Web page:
Did you know that excess salt hides in all sorts of unsuspecting food products?! Even foods that don’t taste salty, like soup, cereals and bread, are packed with hidden salts. In fact, 75% of our average daily salt intake comes from these hidden salts in food products, not from the salt we use in our cooking or at the table.
Eating too much salt can be dangerous for our health; it can lead to high blood pressure and cause damage to our arteries, heart and kidneys. But how much salt is too much?
Adults should eat no more than 6g of salt a day (2.4g sodium) – that’s around 1 teaspoon.
The maximum amount of salt children should have depends on their age:
Babies shouldn’t eat much salt, because their kidneys are not fully developed to process it.
Did you know that bread is packed with hidden salt, and some popular loaves of bread have as much salt in one slice, as an entire packet of crisps?!
Next time you’re in the bread aisle, check the labels to make sure you’re choosing a loaf that’s lower in salt, or better yet – make your own! These easy-peasy flatbreads use just three ingredients and take only a few minutes to make.
These flatbreads are lovely just as they are, alongside some soup, with a fresh salad, or dunked in some homemade dip. You could even use them as pizza bases and top them with tomato puree, your favourite toppings and a sprinkling of cheese!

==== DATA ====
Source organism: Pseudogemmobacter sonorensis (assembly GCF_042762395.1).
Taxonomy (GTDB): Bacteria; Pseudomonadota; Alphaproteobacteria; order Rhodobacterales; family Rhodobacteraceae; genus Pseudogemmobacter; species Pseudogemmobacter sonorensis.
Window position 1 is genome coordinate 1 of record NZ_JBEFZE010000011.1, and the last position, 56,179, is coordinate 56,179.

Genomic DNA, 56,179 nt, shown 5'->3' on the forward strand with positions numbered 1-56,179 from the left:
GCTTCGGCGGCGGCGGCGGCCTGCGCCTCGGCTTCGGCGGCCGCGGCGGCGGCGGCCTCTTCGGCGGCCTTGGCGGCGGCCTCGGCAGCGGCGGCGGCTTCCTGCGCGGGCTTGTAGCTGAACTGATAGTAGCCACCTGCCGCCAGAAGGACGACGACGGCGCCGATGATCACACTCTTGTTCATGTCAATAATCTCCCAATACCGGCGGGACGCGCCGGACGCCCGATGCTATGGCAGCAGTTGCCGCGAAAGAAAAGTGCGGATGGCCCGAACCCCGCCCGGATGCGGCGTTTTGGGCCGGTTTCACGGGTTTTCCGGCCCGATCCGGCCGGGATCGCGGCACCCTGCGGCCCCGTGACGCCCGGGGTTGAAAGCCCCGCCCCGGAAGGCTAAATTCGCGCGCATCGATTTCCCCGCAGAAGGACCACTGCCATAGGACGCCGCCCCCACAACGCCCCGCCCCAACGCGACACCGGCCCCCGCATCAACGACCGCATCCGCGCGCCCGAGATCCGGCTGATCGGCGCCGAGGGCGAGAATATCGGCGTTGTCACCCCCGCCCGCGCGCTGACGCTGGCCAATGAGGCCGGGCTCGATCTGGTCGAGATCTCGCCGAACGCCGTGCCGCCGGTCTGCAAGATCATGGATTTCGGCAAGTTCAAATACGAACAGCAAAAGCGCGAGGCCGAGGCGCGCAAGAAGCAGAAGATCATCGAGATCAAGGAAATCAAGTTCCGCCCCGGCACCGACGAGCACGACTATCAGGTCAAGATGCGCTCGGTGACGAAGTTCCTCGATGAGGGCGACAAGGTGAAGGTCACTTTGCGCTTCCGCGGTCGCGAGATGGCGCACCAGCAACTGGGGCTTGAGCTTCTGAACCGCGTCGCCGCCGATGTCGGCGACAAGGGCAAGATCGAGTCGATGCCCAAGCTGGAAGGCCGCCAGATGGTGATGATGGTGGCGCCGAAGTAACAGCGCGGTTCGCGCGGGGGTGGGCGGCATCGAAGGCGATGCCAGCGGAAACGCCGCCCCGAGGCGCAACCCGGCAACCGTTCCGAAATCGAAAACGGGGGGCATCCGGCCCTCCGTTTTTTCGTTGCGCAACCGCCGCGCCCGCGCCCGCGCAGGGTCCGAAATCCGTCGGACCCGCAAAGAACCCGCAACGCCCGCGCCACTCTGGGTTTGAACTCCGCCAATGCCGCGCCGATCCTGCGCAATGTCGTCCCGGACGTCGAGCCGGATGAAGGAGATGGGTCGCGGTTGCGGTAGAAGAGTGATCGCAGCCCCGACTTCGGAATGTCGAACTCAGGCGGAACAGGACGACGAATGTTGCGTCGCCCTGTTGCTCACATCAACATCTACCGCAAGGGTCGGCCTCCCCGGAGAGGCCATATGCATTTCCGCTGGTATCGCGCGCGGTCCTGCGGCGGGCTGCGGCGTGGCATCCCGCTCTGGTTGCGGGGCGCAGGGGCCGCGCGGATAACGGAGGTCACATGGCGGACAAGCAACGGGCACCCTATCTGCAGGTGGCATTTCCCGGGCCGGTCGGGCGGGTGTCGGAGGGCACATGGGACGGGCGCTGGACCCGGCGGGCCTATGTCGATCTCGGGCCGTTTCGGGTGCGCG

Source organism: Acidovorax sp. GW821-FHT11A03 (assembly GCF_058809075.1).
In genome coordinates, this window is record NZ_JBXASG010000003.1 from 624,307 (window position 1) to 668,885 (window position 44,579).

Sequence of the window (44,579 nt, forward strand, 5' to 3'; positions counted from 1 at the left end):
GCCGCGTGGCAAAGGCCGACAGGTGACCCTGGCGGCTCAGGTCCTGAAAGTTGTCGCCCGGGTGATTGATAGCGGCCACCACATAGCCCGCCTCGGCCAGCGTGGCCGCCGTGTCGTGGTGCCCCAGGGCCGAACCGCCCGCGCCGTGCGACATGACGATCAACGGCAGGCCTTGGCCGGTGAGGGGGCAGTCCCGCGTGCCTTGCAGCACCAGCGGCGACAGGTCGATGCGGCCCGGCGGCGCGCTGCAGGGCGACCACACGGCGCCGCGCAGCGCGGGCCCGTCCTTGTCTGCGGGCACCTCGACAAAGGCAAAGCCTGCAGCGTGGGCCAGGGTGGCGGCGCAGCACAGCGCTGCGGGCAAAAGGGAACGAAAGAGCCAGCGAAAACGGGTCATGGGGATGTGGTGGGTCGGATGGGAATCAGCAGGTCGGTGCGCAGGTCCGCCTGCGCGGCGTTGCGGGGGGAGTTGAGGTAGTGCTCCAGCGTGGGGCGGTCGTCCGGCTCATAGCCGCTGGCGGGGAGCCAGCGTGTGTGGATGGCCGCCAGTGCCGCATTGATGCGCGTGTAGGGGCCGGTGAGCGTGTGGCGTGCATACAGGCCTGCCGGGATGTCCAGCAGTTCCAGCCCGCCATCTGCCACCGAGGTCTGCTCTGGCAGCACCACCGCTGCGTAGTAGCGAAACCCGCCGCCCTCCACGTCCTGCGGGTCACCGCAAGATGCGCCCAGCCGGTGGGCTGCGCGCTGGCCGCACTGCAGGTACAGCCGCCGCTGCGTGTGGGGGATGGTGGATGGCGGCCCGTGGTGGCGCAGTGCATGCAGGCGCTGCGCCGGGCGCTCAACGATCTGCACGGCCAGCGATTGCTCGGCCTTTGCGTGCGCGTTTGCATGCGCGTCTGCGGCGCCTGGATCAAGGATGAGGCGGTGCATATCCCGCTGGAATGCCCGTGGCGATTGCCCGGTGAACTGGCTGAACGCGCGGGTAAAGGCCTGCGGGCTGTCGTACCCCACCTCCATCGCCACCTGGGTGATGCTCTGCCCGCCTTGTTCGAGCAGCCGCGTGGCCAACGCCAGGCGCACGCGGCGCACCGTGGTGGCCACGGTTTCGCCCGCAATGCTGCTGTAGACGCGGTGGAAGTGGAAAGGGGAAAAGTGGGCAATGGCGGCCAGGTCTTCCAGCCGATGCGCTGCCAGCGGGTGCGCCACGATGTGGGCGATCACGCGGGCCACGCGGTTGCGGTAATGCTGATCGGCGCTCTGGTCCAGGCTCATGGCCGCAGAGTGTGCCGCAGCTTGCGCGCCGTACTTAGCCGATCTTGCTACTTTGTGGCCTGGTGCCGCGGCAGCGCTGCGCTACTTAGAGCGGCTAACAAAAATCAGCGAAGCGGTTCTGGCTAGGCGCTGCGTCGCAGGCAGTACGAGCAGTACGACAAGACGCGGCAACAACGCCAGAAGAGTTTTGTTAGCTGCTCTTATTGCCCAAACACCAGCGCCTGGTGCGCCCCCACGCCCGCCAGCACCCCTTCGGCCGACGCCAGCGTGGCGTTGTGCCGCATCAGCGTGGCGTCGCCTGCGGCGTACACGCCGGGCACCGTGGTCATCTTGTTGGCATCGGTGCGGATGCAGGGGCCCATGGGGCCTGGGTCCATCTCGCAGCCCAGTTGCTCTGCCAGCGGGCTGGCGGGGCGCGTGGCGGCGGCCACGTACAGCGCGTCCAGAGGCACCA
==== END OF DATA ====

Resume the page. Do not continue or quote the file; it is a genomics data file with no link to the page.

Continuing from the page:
Some shop bought barbecue sauces can contain up to 15 percent of our daily salt intake per serving, (not to mention half of our daily sugar intake). By making your own you can cut down on both the salt and sugar – along with using up any leftover onions lying around in the back of our kitchen cupboards!
You can also find our homemade ketchup recipe here
Tomato soup is a firm family favourite, but shop bought soups (both tinned and the chilled kind) are laden with extra salt. It’s so quick and easy to make your own soup – and much fresher and healthier! Plus you can make it in big batches and freeze portions for those nights when you can’t be bothered to cook.
For the Gremolata (optional):